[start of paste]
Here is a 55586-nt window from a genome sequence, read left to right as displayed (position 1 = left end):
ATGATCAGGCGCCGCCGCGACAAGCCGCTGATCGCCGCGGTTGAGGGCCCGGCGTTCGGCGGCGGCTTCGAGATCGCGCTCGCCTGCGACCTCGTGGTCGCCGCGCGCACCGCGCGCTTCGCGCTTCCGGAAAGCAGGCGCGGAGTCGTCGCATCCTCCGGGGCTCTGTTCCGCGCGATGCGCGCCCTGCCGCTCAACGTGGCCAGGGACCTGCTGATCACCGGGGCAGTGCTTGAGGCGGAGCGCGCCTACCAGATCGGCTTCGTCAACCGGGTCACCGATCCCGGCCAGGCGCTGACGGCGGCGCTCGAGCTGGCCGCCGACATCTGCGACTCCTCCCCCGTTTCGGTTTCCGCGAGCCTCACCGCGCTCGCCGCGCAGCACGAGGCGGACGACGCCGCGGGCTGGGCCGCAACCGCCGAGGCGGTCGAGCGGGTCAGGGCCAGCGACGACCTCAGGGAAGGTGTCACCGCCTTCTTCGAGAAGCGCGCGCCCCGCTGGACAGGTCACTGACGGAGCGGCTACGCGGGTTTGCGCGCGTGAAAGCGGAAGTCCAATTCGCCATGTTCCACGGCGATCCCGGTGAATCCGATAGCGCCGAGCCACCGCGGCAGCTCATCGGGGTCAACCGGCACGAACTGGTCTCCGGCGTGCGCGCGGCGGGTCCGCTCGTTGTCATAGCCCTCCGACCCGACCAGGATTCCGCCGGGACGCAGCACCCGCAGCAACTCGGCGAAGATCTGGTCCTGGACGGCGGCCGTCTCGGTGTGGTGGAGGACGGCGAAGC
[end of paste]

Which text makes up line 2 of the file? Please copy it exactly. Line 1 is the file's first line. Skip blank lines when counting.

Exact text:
ATGATCAGGCGCCGCCGCGACAAGCCGCTGATCGCCGCGGTTGAGGGCCCGGCGTTCGGCGGCGGCTTCGAGATCGCGCTCGCCTGCGACCTCGTGGTCGCCGCGCGCACCGCGCGCTTCGCGCTTCCGGAAAGCAGGCGCGGAGTCGTCGCATCCTCCGGGGCTCTGTTCCGCGCGATGCGCGCCCTGCCGCTCAACGTGGCCAGGGACCTGCTGATCACCGGGGCAGTGCTTGAGGCGGAGCGCGCCTACCAGATCGGCTTCGTCAACCGGGTCACCGATCCCGGCCAGGCGCTGACGGCGGCGCTCGAGCTGGCCGCCGACATCTGCGACTCCTCCCCCGTTTCGGTTTCCGCGAGCCTCACCGCGCTCGCCGCGCAGCACGAGGCGGACGACGCCGCGGGCTGGGCCGCAACCGCCGAGGCGGTCGAGCGGGTCAGGGCCAGCGACGACCTCAGGGAAGGTGTCACCGCCTTCTTCGAGAAGCGCGCGCCCCGCTGGACAGGTCACTGACGGAGCGGCTACGCGGGTTTGCGCGCGTGAAAGCGGAAGTCCAATTCGCCATGTTCCACGGCGATCCCGGTGAATCCGATAGCGCCGAGCCACCGCGGCAGCTCATCGGGGTCAACCGGCACGAACTGGTCTCCGGCGTGCGCGCGGCGGGTCCGCTCGTTGTCATAGCCCTCCGACCCGACCAGGATTCCGCCGGGACGCAGCACCCGCAGCAACTCGGCGAAGATCTGGTCCTGGACGGCGGCCGTCTCGGTGTGGTGGAGGACGGCGAAGC